For Washington, EU defence firms, including EADS and Finmeccanica (Italy) are merely competitors. But EADS has long been the biggest target of US opprobrium. For two decades, Boeing and EADS’ Airbus subsidiary have fought a bitter conflict in the World Trade Organisation (WTO), as each accused the other of massive industry subsidies (both are guilty parties).

For this fight, which commenced in 1994, and paused only briefly with a WTO ruling in 2011, both sides mobilised their big guns: the EU’s Trade Directorate-General and the US Trade Representative’s (USTR) office. But only last week, EADS renewed the transatlantic air wars with a EU request to the WTO to levy $US12 billion in punitive duties on US exports in retaliation for alleged illegal subsidies to Boeing.

Back in 2004, the EU established the European Defence Agency (EDA), a seemingly innocuous central planning office, with a brief to streamline and harmonise EU defence procurement. The fragmented EU defence materiel market was inefficient, wracked with product duplication, and exceptionally costly. The lack of EU defence materiel integration meant that Europe imported 50% of its military equipment from the US. The EDA sought to change all that by “Europeanising” defence procurement.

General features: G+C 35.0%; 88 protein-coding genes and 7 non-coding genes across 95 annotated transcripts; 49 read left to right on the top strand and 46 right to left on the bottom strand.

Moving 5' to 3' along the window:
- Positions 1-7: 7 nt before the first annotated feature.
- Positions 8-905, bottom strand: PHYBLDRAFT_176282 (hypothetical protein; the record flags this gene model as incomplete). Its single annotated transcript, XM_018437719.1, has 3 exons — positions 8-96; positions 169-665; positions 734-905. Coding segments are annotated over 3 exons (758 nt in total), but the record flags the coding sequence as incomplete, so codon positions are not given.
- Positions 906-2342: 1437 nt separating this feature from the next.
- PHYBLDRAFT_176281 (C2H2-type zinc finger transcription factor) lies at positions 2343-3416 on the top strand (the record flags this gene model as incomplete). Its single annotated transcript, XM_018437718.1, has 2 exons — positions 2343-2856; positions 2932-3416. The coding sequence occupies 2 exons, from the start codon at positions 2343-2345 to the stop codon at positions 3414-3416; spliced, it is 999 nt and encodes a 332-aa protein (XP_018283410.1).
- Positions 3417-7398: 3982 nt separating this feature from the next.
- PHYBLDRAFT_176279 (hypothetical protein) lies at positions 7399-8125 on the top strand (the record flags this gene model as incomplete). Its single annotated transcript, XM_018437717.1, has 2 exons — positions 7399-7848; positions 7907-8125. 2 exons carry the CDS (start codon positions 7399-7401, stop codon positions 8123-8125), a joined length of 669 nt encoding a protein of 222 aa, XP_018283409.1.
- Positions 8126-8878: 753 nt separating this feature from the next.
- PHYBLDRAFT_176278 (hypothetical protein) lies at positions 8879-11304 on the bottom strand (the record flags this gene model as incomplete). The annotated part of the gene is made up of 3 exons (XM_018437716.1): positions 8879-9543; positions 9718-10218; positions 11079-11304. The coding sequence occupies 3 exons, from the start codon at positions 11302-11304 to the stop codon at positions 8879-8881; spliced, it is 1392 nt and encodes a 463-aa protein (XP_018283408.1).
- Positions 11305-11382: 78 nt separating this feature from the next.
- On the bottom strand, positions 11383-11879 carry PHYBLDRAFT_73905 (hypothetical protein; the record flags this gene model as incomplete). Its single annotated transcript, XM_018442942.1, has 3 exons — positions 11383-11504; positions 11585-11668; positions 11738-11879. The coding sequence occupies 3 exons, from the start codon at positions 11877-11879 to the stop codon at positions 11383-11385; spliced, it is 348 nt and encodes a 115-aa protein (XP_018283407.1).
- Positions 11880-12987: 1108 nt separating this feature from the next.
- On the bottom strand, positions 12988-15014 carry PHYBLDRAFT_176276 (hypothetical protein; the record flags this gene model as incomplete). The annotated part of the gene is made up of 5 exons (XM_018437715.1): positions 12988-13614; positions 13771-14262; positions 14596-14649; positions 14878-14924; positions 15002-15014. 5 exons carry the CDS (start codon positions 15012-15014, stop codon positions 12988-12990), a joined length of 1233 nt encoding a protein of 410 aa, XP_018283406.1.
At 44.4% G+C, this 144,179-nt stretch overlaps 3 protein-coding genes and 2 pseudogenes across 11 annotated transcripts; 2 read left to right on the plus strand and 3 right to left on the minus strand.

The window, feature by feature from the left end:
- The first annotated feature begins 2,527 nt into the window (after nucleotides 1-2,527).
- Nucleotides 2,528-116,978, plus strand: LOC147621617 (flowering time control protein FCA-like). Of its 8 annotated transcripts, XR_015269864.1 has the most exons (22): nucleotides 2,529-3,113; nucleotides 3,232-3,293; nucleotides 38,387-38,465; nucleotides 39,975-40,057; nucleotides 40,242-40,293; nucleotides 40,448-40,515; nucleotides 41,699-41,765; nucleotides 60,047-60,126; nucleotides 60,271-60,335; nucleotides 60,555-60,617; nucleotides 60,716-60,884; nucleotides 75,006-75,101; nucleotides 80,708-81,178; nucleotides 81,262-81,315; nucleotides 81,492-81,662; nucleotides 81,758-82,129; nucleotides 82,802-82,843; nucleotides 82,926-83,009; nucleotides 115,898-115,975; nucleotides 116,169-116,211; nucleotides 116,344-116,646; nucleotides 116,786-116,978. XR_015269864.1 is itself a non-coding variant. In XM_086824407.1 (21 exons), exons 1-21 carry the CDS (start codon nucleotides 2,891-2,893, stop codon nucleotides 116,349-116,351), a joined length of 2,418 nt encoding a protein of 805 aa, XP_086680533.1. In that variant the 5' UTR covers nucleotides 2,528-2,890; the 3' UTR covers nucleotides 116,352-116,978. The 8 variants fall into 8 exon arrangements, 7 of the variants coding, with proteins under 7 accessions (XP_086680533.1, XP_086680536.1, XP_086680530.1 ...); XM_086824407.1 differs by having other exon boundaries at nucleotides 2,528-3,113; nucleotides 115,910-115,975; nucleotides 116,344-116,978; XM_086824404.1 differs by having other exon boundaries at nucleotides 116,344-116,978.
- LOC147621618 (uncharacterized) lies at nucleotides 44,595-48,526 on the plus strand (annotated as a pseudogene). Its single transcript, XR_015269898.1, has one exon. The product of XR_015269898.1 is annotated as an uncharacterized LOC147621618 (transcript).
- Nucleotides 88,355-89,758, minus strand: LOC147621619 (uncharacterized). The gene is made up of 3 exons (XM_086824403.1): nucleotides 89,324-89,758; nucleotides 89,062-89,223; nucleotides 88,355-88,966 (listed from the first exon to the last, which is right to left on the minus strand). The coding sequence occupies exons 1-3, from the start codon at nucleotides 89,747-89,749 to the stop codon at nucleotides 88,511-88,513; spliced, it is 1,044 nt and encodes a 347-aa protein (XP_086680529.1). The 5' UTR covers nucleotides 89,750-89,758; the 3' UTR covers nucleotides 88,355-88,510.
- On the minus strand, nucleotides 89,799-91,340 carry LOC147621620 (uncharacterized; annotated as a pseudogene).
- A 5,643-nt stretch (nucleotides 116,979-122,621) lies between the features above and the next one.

But “European champions”, like the EADS conglomerate, made it possible for EU aerospace and defence industries to challenge virtual monopolies like Boeing in both the civil and military aviation markets. Platforms like the Airbus A320 were instant successes; the sup
er-jumbo A380-800 is in direct competition with the Boeing 787 Dreamliner; the wide-body, carbon-fibre A350 is scheduled to take off in 2014; and the EU’s dependence upon the Boeing C-17 Globemaster III long-range, heavy-transport aircraft will come to an end once the Airbus A400M, its own long-range military transporter (and financial black hole) goes into service.